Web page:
By David Tuller, DrPH

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Last Friday, I interviewed poet, journalist and editor Meghan O’Rourke about The Invisible Kingdom, her insightful and affecting memoir of living with chronic illness. As the book recounts, O’Rourke initially began experiencing perplexing physical signs and sensations not long after graduating from Yale in the late 1990s–“daily hives, dizziness, chronic pain, and drenching night sweats.” She struggled for years with a range of debilitating symptoms, and finally found some relief after being treated for chronic Lyme disease—itself a controversial diagnosis. In 2013, she wrote an extended piece about the issue for The New Yorker.

The Invisible Kingdom was published to widespread praise last month–a timely moment, given our current global epidemic of post-viral illness, popularly known as long Covid but more formally called post-acute sequelae of SARS-CoV-2. The book quickly hit the New York Times bestseller list and has already generated greater awareness of some of the complex chronic conditions that lack widely accepted diagnostic tests. It is also filled with gorgeous and haunting sentences, like this one: “In the dark room where I listened to life happen around me when I as sick, I yielded a part of myself forever.”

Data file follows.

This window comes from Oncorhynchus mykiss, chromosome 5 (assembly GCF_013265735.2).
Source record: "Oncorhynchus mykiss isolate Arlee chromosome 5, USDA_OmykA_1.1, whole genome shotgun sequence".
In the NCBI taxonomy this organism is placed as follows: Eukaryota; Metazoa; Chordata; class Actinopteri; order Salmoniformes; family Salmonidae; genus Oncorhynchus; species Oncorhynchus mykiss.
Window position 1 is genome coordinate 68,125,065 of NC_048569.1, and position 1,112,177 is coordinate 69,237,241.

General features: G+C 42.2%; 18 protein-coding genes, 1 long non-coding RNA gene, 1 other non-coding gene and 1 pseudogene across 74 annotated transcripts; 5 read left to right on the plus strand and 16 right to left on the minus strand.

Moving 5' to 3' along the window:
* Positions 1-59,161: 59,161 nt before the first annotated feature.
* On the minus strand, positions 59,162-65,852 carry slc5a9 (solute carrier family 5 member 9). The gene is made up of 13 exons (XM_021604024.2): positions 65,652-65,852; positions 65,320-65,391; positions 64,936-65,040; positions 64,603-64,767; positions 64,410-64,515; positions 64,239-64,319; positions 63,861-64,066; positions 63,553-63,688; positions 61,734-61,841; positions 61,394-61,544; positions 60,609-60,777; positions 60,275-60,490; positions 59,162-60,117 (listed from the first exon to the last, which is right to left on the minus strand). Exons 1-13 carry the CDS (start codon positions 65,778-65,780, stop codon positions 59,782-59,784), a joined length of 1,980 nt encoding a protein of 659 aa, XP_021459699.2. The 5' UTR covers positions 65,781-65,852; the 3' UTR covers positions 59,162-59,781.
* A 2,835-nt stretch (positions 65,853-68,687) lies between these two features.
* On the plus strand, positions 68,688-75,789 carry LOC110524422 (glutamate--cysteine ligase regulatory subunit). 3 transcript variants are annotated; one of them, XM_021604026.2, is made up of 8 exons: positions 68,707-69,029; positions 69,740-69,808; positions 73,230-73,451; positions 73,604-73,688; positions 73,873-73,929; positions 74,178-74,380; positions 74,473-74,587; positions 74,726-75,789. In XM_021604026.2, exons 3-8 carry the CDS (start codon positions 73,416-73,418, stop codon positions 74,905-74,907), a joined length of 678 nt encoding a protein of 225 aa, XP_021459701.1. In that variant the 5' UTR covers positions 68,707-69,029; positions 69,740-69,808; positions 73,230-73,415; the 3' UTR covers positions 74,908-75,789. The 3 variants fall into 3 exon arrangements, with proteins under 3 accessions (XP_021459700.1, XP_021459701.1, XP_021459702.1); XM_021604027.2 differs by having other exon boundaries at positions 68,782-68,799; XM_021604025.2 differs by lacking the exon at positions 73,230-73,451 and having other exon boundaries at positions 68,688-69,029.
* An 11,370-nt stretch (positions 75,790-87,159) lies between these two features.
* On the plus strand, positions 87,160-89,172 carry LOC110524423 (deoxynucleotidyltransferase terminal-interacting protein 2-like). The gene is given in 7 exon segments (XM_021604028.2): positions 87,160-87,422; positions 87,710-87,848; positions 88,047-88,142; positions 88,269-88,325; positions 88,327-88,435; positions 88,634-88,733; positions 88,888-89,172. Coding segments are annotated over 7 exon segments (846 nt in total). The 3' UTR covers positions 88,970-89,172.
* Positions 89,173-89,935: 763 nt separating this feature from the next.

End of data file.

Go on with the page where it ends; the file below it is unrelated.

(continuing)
In our conversation, we talked about O’Rourke’s own journey through this “invisible kingdom,” the challenges of finding appropriate medical care, the loneliness of being sick, the ravages of brain fog, the emergence of long Covid, and the struggle to find words to describe experiences and states of being that defy easy description.


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